A recurring theme of the feasts, stories and songs of Christmas is reconciliation – vertical and horizontal reconciliation. We experience being forgiven by God and others. We are also empowered to forgive others, ourselves, and even God. The alienated and the estranged are united.
No one developed this theme more thoroughly than Charles Dickens, who turned every lonely, "Bah, humbug!" into a communitarian "God bless us, everyone."
"Who can be insensible to the outpourings of good feeling, and the honest interchange of affectionate attachment which abound at this season of the year? A Christmas family party? We know nothing in nature more delightful.
"There seems a magic in the very name of Christmas. Petty jealousies and discords are forgotten; social feelings are awakened, in bosoms to which they have long been strangers; father and son, or brother and sister, who have met and passed with averted gaze, or a look of cold recognition, for months before, proffer and return the cordial embrace, and bury their past animosities in their present happiness.
"Kindly hearts that have yearned toward each other but have been withheld by false notions of pride and self-dignity, are again reunited, and all is kindness and benevolence. Would that Christmas lasted the whole year through and that the prejudices and passions which deform our better nature were never called into action among those to whom they should ever be strangers."
Christmas is that blessed time when disputes are set aside and friendships restored.
In this quote from A Christmas Carol, Dickens praises Christmas for overcoming what "deforms our better nature" and brings us together. Dickens does not explore exactly what the "magic in the very name of Christmas" is that performs this feat.
But we know it starts with God's free initiative and gift – "Do not be afraid; for see – I am bringing you good news of great joy for all the people: to you is born this day in the city of David a Saviour who is Christ the Lord. This will be a sign for you: you will find a child wrapped in swaddling clothes and lying in a manager" (Luke 2.10-12).
Dickens focused on the family, but the Christmas call to relationship goes beyond family. Strangers are welcomed, the poor are fed, every child has a toy. Political leaders plead for peace.
In the Slavonic churches, at the end of Christmas Mass, the people kiss one another on both cheeks and say, "Christ is born." The response is "Truly he is born," and the kisses are repeated.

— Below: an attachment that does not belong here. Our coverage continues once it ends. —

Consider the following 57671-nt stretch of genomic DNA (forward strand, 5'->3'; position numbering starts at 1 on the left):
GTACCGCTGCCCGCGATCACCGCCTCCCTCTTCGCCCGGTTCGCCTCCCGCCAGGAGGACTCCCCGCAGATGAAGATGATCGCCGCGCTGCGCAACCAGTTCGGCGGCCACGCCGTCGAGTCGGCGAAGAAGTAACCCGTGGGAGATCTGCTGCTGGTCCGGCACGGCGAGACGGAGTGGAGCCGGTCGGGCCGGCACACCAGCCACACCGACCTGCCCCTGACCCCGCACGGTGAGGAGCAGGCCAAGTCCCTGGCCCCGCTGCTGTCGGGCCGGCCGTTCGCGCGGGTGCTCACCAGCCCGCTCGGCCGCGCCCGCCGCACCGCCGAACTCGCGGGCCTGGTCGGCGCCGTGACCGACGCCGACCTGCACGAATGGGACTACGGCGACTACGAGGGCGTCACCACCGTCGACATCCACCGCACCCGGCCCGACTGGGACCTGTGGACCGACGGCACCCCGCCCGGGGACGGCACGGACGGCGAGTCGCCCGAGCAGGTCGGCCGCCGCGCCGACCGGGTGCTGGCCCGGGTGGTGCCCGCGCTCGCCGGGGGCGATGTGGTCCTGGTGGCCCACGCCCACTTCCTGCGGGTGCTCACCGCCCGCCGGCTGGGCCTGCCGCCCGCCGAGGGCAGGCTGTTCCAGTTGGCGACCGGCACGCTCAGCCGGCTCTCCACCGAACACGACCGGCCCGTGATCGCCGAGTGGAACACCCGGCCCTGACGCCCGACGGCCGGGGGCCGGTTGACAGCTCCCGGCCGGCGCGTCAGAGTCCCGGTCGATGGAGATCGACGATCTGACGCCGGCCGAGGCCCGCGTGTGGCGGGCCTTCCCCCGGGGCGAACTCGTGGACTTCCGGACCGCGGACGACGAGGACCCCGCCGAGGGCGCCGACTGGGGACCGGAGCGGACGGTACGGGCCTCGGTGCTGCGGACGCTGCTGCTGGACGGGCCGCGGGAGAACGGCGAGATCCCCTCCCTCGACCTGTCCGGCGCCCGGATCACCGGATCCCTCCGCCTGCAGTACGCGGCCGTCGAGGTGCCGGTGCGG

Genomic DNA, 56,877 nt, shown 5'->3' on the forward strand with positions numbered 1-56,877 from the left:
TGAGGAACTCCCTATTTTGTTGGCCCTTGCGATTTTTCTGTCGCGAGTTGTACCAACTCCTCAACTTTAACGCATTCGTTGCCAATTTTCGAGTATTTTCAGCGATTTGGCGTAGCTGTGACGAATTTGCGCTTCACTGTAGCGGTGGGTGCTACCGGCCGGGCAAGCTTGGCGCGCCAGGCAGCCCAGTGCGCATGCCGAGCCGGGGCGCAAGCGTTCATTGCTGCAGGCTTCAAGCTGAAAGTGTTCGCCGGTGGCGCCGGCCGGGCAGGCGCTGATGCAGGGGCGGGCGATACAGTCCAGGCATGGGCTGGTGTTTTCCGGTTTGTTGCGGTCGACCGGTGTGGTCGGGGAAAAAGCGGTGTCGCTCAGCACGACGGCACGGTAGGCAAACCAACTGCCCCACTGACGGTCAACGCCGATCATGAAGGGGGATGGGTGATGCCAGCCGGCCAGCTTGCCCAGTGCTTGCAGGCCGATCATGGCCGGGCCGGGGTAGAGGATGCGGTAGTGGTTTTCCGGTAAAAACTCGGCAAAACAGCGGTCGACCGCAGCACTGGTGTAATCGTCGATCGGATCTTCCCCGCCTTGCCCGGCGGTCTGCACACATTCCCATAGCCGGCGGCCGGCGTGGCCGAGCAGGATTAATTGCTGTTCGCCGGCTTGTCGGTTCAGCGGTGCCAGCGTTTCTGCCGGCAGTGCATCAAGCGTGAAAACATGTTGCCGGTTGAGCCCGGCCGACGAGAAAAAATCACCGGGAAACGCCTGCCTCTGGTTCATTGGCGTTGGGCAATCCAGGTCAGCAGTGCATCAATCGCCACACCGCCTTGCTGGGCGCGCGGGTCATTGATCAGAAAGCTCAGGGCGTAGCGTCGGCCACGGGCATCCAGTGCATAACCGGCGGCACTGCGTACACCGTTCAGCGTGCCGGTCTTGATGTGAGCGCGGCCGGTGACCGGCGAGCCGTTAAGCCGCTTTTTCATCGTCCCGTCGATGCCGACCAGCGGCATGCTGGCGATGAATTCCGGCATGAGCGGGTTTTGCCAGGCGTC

This goes on until everyone in the church has been kissed by everyone else. This may take a little time, but there is no doubt in people's mind that this is the appropriate action to celebrate Christmas.
Life is a wonderful gift from God. At times, however, life can seem anything but wonderful. Like death and taxes, suffering is inevitable; it's simply part of the human condition.
We fallen human beings hurt one another, and we hurt ourselves. Some more, some less, but we all do. It's for good reason that an ancient Catholic prayer, the Salve Regina, describes our journey through this world as through a "valley of tears."
Christmas calls us to add love to this tear-stained world, especially in those places where love seems most absent. We are to be the "light of the world" in the midst of its darkness. We all want this world to be a more loving place, but sometimes it's up to us to make it so. As St. John of the Cross taught, "Where there is no love, put love, and you will find love."
Such love involves forgiveness. The truth is we all have someone to forgive: from the rude driver who cut us off in traffic to the spouse who abandoned us. There's the parent who neglected us or always put us down; the friends who vanished when we needed them most; the boss who took credit for our idea; the bully who made our school years miserable; the stern religious leader who snapped at us when we were vulnerable; the contractor who took our money but never finished the job; the teacher who shamed us before our classmates; the back-stabbing co-worker; the lover who used us; the lying or corrupt politician; the greedy business executive whose decisions impacted our livelihood or our environment; the ungrateful child who never calls; the racist or sexist bigot; the hypercritical mother-in-law; a violent criminal; a war-time enemy.
Needless to say, this is only a suggestive and incomplete list.
Without exception, we've all been hurt by others; without exception, Christmas faith invites us to forgive those who hurt us. For whatever they've done. For however many times they've done it. Even if they refuse to apologize or admit that they did anything wrong. Even if we'll never see them again, but especially if we will.
Forgiveness is a gesture of love we offer to God's glory, as a blessing to others, and for the sake of our own health, happiness, and holiness.
Forgiveness isn't deserved. It's a free gift; others don't have to earn it. Consider the words on a wall of Mother Teresa's Calcutta home for children:
"People are unreasonable, illogical, self-centred . . . love them anyway.
"If you do good, people will accuse you of selfish, ulterior motives . . . do good anyway.
"If you are successful, you win false friends and true enemies . . . be successful anyway.
"The good you do today may be forgotten tomorrow . . . do good anyway.
"Honesty and frankness will make you vulnerable . . . be honest and frank anyway.
"People love underdogs but follow only top dogs . . . follow some underdog anyway.
"What you spend years building may be destroyed overnight . . . build anyway.
"People really need help but may attack you if you try to help . . . help people anyway.
"If you give the world the best you have, you may get kicked in the teeth . . . but give the world the best you have . . . Anyway."
"You see, in the final analysis, it is between you and God. It was never between you and them anyway!"
"God so loved the world that he gave his only Son" (John 3.16).